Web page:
Both Sides Now


To put the divide in perspective, the northwestern coast averages less than 10 inches of rain a year (or a few droplets more than the Gobi Desert). On the windward southeastern side, the annual average increases by a factor of 30! As a result, the west side offers the perpetually sunny Kohala and Kona coasts; on the east side, lush rainforests and shimmering waterfalls.
    Play in the Kohala Coast’s endless sun, amid the pleasures offered up by the area’s refined resorts and dare-to-dream diversions. Nose up to a bottlenose dolphin or snorkel behind a tortoise. Rock out in an ancient petroglyph field. Or relax to the max with an ultimate spa day.
    Also along this coast, there’s the lively fishing village of Kailua-Kona, a down-home alternative to the rarified residences and resort properties along Kohala. Once a regal retreat, the charming harbor of Kailua-Kona captivates with cultural sites interspersed among a colorful collection of galleries, eateries and shops.
    The yin to the west’s yang is Hilo, the commercial and county center washed clean by rainfall some 278 days a year, delivering a moist 129 inches per year (compared to, say, Seattle with around 35 inches annually). Seemingly untouched by time, this mellow hamlet hooks you in with its festive farmers market, museums, historic buildings and its unquestionably vibrant botanical gardens and parks.
    Toss in the lush Hamakua Coast on the island’s north and Hawaii Volcanoes National Park to the south, and you have all the diversity of a mini-continent.

Big beginning  t
When Polynesian voyagers sailed toward the Big Island in their double-hulled canoes centuries ago, no doubt they were swept away by the natural treasures that lay before them. Snowcapped mountains, bays brimming with fish, and beaches strewn with multicolor sand were merely a part of the picture.
    The youngest in the Hawaiian chain, at 800,000 years, the Big Island emerged from the ocean when five massive volcanoes erupted and created a wide range of terrain, climate and scenery. The Big Island’s ecological diversity covers 11 of the earth’s 13 climate zones. All that’s missing are the Arctic and Saharan, fortunately.
    Today, cultures coalesce as effortlessly as that terrain, fashioning an island tapestry as rich as its history. At the core, the aloha spirit translates into warm, island-style hospitality.
    “On the Big Island, we don’t view this as a service industry,” notes George Applegate, executive director of the Big Island Visitors Bureau ( “We’re hosts. We welcome visitors to our home, serving them with pride and dignity.” On a mission to make the island an even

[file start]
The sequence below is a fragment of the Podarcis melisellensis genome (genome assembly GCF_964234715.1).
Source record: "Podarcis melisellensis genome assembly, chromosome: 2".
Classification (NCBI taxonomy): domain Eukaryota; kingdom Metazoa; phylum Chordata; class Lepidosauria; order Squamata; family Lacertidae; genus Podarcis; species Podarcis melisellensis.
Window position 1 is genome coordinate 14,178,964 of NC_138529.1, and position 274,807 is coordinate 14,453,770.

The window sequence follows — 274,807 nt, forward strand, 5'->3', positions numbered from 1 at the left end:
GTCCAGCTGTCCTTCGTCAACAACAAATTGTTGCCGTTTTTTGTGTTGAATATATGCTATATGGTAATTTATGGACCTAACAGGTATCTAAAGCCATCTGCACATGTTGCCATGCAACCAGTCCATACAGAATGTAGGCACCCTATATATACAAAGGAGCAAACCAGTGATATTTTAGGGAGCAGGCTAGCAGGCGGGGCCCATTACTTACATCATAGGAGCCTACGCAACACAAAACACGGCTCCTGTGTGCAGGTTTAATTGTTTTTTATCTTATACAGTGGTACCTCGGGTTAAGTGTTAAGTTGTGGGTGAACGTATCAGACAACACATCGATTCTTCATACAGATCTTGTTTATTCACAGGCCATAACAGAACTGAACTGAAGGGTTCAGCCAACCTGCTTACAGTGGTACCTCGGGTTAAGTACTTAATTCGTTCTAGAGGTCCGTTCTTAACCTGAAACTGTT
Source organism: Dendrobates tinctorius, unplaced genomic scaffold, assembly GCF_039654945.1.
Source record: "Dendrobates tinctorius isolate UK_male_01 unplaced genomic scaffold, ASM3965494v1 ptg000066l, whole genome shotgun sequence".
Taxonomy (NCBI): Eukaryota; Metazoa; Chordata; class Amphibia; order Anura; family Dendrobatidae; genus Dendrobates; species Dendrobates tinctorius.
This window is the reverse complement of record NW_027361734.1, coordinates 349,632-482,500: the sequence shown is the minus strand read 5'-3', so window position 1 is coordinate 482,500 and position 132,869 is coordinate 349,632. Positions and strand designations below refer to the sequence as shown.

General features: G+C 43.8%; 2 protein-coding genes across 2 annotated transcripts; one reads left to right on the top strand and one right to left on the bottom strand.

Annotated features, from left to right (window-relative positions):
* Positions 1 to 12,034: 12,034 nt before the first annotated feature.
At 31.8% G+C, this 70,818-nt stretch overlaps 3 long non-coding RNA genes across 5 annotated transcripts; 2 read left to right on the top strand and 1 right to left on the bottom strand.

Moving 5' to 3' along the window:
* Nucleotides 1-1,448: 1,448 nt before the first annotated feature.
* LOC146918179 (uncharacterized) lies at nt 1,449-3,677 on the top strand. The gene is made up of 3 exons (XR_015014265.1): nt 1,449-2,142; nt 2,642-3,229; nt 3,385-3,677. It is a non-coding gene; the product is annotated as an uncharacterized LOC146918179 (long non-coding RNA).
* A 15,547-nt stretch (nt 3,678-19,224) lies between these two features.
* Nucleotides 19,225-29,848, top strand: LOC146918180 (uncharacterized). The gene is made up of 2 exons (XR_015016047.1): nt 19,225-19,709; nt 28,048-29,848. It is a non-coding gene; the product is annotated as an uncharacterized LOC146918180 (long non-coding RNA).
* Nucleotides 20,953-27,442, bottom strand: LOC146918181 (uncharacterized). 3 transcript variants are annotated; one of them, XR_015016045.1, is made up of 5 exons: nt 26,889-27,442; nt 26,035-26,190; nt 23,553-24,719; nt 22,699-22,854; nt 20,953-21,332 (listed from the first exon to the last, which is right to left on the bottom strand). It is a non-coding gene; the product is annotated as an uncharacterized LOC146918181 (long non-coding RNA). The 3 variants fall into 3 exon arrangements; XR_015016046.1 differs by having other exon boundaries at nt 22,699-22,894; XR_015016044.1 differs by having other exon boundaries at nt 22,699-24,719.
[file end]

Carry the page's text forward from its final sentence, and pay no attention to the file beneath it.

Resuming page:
better place to live, the trickle effect makes it a better place to visit and do business as well.

Meeting in the
middle  t
The two different worlds gracefully intertwine amid this 4,028-square-mile spot that’s unlike any other island in the Hawaiian chain. And meeting planners have taken notice in a big way.
    According to the State of Hawaii Department of Business, Economic Development and Tourism (DBEDT), 2005’s net domestic MCI arrivals for the Big Island were up a walloping 40.2 percent over 2004. That’s no huge surprise to Michael Murray, the Hawaii Visitors and Convention Bureau’s ( vice president of sales and marketing for corporate meetings and incentives.
    While the island is expand-
ing its traditional MCI business, emerging segments are sparking new growth. “What many people don’t realize is that the Big Island
is growing in the areas of astronomy, space science and biotech,” reports Murray.
    Chian Hsu, marketing director at Naniloa Volcanoes Resort and Volcano House, can attest to that. “We regularly host incentives, including large corporate groups like Toyota, Honda and Hewlett Packard,” Hsu reports. “And now we’re seeing groups associated with the University of Hawaii at Hilo and Mauna Kea Observatories as well.”
    Just over 1,600 east side rooms are avail-
able, ranging from hotels and condos in Hilo to bed and breakfasts stretching from Honokaa
to Volcanoes.
    On the flip side of the coin, the west side is up in convention and incentive business while attracting budding biotech interests as well—especially with the 322-acre Natural Energy Laboratory of Hawaii Authority (NELHA)
near Kona.
    Just over 9,700 rooms sprawl from Kohala in the north to Keauhou in the south, with the bulk along the Kohala Coast about in the middle.
    Tech growth aside, Murray credits the boost to Hawaii’s attendance-spiking ability and the fact that attendees vacation while they handle business at hand. “When planners book Hawaii, it serves a dual purpose,” Murray says. “Attendees add pre- or post-function stays and bring their families along. So they go home rejuvenated, revitalized and reenergized.”
    The visitors bureau’s George Applegate agrees. “When you’re coming for a meeting, you really want that pre- or post-conference stay,” he points out.
    Staying in Kona? Applegate recommends that you drive to Hilo for a few nights, then explore the town, the rugged Hamakua Coast to the north and Hawaii Volcanoes National Park to the south. “Hilo has become a place where visitors say ‘I’m really in Hawaii!’” he adds.
    Naniloa's Hsu even sees extended stays between her two properties. “People often book two nights in Hilo and then move for a night at Volcano House.”